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Researchers develop compact, high-power terahertz source at room temperature

Thu, 10/10/2013 - 8:38am
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A breakthrough by Manijeh Razeghi and her partners triples the output power of a compact, room-temperature terahertz source.  

Terahertz (THz) radiation is gaining attention due to its applications in security screening, medical and industrial imaging, agricultural inspection, astronomical research and other areas. Traditional methods of generating terahertz radiation, however, usually involve large and expensive instruments, some of which also require cryogenic cooling. A compact terahertz source operating at room temperature with high power has been a dream device in the terahertz community for decades.

Manijeh Razeghi, Walter P. Murphy Prof. of Electrical Engineering and Computer Science at Northwestern Univ.’s McCormick School of Engineering and Applied Science, and her group has brought this dream device closer to reality by developing a compact, room-temperature terahertz source with an output power of 215 mW.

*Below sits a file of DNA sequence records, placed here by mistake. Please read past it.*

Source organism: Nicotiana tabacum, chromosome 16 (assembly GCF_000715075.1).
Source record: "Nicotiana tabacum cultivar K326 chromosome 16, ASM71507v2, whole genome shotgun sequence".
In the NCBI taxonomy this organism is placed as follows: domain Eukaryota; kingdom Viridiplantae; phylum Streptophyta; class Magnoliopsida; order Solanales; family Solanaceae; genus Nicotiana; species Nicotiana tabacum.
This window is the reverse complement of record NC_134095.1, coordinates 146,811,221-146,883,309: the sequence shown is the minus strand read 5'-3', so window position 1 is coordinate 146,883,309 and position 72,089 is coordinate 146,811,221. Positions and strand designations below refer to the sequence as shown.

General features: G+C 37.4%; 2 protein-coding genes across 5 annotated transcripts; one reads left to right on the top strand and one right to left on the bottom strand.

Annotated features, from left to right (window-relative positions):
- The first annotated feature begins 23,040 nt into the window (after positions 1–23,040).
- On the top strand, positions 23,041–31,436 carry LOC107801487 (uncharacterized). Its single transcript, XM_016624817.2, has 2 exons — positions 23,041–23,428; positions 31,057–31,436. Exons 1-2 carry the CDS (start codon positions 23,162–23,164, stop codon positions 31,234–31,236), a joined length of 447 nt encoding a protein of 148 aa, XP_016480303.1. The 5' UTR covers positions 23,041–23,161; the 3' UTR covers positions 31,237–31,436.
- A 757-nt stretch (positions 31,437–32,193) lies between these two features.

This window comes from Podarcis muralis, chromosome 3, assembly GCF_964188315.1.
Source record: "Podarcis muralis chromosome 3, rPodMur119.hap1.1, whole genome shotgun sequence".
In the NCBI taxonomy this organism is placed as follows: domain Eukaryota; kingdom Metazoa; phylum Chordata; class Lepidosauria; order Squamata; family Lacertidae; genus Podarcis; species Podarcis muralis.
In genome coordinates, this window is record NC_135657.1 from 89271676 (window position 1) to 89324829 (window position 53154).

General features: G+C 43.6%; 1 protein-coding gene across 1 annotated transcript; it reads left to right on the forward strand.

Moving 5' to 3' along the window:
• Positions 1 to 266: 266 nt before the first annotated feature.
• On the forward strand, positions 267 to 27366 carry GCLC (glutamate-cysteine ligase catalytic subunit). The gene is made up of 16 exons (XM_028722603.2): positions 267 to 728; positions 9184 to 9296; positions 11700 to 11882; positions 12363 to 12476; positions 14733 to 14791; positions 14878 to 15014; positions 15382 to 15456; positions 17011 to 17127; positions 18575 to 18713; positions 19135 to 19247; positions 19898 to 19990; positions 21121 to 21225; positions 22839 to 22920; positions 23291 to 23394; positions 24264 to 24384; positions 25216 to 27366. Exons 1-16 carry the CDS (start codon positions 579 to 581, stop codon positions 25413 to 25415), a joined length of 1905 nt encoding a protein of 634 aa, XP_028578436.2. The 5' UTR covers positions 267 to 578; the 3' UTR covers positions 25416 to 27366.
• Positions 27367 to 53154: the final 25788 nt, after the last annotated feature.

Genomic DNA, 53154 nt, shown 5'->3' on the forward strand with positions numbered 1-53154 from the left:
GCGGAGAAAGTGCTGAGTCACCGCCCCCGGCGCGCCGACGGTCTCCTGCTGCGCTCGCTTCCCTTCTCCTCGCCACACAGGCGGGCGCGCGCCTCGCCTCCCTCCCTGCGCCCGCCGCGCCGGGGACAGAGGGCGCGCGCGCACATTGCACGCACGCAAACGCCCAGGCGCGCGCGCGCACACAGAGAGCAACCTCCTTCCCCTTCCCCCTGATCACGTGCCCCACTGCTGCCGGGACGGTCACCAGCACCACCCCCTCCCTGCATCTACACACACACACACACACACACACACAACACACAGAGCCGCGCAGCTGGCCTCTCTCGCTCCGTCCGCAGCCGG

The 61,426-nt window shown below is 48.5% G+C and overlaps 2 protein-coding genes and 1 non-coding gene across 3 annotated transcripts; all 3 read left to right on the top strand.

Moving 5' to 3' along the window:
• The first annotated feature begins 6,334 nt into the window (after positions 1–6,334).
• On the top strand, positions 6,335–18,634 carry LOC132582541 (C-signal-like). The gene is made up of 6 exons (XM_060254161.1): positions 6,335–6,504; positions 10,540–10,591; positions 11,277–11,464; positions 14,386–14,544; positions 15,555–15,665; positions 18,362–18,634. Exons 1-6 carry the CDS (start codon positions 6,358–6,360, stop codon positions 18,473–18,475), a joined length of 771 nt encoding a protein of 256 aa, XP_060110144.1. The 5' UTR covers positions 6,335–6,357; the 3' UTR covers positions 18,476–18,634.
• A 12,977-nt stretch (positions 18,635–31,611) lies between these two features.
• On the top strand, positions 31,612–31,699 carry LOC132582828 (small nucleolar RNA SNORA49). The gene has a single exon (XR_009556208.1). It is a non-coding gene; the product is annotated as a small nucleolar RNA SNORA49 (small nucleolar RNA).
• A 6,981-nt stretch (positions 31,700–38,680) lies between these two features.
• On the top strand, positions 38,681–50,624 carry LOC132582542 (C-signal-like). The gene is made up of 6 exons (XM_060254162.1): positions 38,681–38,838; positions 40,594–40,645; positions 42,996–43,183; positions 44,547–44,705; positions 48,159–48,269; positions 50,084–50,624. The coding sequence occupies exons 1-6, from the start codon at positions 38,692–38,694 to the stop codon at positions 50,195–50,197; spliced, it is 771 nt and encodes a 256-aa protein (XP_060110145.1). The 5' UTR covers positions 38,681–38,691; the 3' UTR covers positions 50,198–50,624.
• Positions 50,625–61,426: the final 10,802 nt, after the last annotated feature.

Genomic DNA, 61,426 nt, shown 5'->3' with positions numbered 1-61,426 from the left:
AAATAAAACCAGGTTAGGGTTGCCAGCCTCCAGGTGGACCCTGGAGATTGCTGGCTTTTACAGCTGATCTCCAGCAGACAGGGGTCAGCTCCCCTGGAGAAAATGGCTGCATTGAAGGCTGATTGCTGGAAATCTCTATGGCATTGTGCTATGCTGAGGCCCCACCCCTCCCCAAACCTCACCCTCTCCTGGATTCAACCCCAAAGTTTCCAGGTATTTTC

Razeghi’s findings were published in Applied Physics Letters.

Razeghi’s group is a world leader in developing quantum cascade lasers (QCL), compact semiconductor lasers typically emitting in the mid-infrared spectrum (wavelength range of 3 to 16 um).

Terahertz radiation is generated through non-linear mixing of two mid-infrared wavelengths at 9.3 um and 10.4 um inside a single quantum cascade laser. By stacking two different QCL emitters in a single laser, the researchers created a monolithic non-linear mixer to convert the mid-infrared signals into terahertz radiation, using a process called difference frequency generation. The size is similar to standard laser diode, and a wide spectral range has already been demonstrated (1 to 4.6 THz).

“Using a room-temperature mid-infrared laser to generate terahertz light bypasses the temperature barrier, and all we need to do is to make the output power high enough for practical applications,” said Razeghi, who leads Northwestern’s Center for Quantum Devices (CQD). “Most applications require a minimum of microwatt power levels, but, of course, the higher the better.”

The achieved output power, 215 mW, is more than three times higher than earlier demonstrations. This dramatic boost is due to a number of novelties, including Cherenkov phase matching, epilayer down mounting, symmetric current injection and anti-reflection coating. 

The researchers will now work to achieve continuous wave operation and incorporate tuning in the device. 

Source: Northwestern Univ.

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